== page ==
Wednesday, February 18, 2015

Writer Wednesday: Children's Books about Chronic Illness, Part 2

Writer Wednesday Children's Books about Chronic Illness

This is part 2 in a series of literature reviews for children coping with a parent who has a chronic or serious illness.  See Part 1 and Part 3 of this series.

In this post, I will review The Invisible String, You Are the Best Medicine, and What Does Super Jonny Do When Mum Gets Sick?



The Invisible String




By: Patrice Karst
Illustrated by: Geoff Stevenson
Age Range: 3 - 7
Hardcover: 36 pages
Publisher: Devorss & Co.; 16th Printing edition (September 1, 2000)
ISBN-10: 0875167349
ISBN-13: 978-0875167343
What to Expect: Two young children learn to cope with fear when their mother is away.


I found references to this book on several sites dealing with illness, death, and hospital visits.  This book is really about none of those, but provides a coping skill to deal with any of them.

Review:



This is a delightful story about twins who wake up afraid because of a thunderstorm. The mother comforts the children by giving them an "invisible string" that will keep them connected even when they go back to bed and Mommy remains in the living room. This invisible string that you can't see with your eyes "always connects people who love each other - even in school, jungles, space, and even, heaven. The children ask questions about who is connected with the string and if the string ever goes away.


This story is very comforting for any young child to still feel connected to someone they love who is not physically present, such as a parent in the hospital. While being comforting, it is also charming and entertaining and well-written for this age group.

You Are the Best Medicine



By: Julie Aigner Clark
Illustrated by: Jana Christy
Age Range: 3 - 7
Hardcover: 32 pages
Publisher: Balzer + Bray (November 15, 2011)
Sold By: Harper Collins
ASIN: B007SPBMI4
Note: A portion of the proceeds from the sale of this book goes to Breast Cancer Research
What to Expect: A Mom tells her child about the stages she will go through in her breast cancer treatment and how the child is the best medicine at each stage.


Review:


The soft pastel illustrations in this book evoke the gentle nature with which a mother is explaining to her young child what it will be like for her to be treated for breast cancer. This book is written with gentleness and empathy for the child's feeling of vulnerability in mind.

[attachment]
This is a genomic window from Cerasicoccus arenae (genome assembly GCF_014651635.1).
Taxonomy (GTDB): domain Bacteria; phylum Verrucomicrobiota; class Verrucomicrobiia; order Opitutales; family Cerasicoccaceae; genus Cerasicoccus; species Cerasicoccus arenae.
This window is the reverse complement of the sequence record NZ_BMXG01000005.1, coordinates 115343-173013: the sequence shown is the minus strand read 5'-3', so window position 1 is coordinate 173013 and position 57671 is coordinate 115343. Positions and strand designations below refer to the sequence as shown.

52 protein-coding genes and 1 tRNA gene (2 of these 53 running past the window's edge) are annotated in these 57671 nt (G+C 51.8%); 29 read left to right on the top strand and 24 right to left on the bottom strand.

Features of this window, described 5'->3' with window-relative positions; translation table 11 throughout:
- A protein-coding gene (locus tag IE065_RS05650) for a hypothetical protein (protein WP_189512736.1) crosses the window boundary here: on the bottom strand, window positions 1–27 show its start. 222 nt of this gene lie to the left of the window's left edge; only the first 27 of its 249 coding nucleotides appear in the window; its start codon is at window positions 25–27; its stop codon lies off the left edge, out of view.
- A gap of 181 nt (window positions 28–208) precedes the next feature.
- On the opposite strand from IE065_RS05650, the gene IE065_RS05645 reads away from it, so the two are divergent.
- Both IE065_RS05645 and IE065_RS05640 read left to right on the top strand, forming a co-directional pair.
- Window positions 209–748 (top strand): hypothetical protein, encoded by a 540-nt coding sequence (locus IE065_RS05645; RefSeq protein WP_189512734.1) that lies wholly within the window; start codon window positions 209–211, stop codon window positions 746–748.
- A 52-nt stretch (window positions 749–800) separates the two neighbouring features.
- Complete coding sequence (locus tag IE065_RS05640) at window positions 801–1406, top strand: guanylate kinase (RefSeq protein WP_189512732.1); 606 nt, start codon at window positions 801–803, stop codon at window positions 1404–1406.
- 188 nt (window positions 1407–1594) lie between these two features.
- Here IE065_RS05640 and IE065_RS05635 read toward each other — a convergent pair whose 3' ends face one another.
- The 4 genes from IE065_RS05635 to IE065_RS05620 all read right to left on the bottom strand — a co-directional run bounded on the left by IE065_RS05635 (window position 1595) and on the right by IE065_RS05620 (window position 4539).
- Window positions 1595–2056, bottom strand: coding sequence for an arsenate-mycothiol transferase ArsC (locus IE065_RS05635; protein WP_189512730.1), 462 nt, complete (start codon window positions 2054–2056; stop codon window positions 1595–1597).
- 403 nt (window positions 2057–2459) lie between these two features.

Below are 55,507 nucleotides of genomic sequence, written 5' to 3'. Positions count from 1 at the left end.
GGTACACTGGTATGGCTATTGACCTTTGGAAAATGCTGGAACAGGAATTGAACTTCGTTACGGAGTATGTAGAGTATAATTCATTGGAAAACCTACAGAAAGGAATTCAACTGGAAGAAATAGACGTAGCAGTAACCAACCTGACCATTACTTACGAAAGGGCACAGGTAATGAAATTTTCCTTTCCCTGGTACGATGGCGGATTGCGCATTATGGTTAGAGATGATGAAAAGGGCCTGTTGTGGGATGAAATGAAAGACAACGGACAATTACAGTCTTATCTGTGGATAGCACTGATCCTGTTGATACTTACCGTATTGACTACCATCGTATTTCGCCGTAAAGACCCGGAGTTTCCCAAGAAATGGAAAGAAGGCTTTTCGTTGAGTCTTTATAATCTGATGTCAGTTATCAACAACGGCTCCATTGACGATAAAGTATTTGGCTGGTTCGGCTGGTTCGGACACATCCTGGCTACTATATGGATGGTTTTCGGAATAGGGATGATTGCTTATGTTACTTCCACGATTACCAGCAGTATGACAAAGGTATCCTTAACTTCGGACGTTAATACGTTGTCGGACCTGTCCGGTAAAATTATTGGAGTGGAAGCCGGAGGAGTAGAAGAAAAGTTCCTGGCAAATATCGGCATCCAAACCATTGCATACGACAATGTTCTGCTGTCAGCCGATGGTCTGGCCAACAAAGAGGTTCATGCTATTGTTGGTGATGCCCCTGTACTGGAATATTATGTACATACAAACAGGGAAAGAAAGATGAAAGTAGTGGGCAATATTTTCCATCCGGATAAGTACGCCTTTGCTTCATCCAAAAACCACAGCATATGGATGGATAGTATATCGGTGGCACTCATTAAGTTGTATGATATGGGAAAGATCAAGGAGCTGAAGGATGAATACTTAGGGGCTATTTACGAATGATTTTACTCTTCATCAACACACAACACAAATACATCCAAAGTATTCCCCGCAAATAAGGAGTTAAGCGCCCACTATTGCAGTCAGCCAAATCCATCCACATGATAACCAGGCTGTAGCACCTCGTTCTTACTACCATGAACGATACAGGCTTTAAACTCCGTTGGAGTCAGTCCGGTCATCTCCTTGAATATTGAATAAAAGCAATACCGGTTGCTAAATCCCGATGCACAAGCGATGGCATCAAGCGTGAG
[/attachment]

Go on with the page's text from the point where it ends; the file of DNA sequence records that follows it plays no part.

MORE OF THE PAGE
The book begins with this statement: "When I tell you I have cancer, I will be sad. I will be sad because I am sick, but I will be happy because it is not a sickness you can catch from me, and so you can still kiss me and hug me and love me." This book immediately answers one question that children at this age will be concerned with - can they catch it? Remember, at this age, children are the center of their own universe!
Each action the child does or stage the Mom goes through evokes a memory of the child at a younger age which the mother shares. Simultaneously, the child is empowered by the fact that they are a comfort and a help to the parent.
Fear is balanced with safety, sadness is balanced with sadness, feeling sick with being comforted. There is a wonderful pattern throughout the book. The book ends with the mother imagining about the things she will do with her child once she is healed.
The ending is really my only criticism of the book. It is a very real possibility that a woman experiencing breast cancer may not get well and there is the reality that there will be follow up for a long time. I think the ending is wonderful if healing were guaranteed. As it is not, it may be making a false promise.  It is truly dependent on the severity of the mother's cancer and her prognosis and appropriate discussion would need to take place.
I wish this book were non-specific enough to deal with other illnesses as well, but it is a lovely book!



What Does Super Johnny Do When Mum Gets Sick?


By: Simon Colwill
Illustrated by: Jasmine Ting
Age Range: 2 - 9
Hardcover: 32 pages
Publisher: Books for Caring Kids (2014)
Sold By: Harper Collins
ISBN: 978-0-9941127-1-2
Note: This is the UK version. There is no US version, though it is available for purchase in the US through Amazon.


What to Expect: A young boy named Jonathan and his sidekick, Bear, are super heroes whose mission is to help their sick Mum.


Review:


This is a humorous and comforting story about a young boy, Jonathan, and his bear who are super heroes trying to help their sick mother who is in the hospital.  The adventure introduces Jonathan and Bear to a variety of hospital staff and what they are doing to help his mother.  Each staff member he meets, Jonathan tries to "assist" by leaving a gadget behind to help that staff member do their job even better.

Johnny is frustrated that none of the staff members let him help, but in the end, his mother tells him just how helpful he is, especially with his superhero hugs.

This story is a funny and charming way to take some of the fear away from visiting the hospital.  It also addresses the child's feelings of helplessness and empowers the child to know that he really does help his mother feel better with his hugs.

Included in the back of the book are guide notes for teachers and notes for parents on how to prepare a child for a parent's impending hospitalization.  This is a great feature!

Learn More


Want to see more books about children of parents with a chronic illness?  See Part 1 and Part 3 of this series.

Have you read any of these books to a child? Are there others you have read that address this topic? Share your thoughts and experiences in the comments below!

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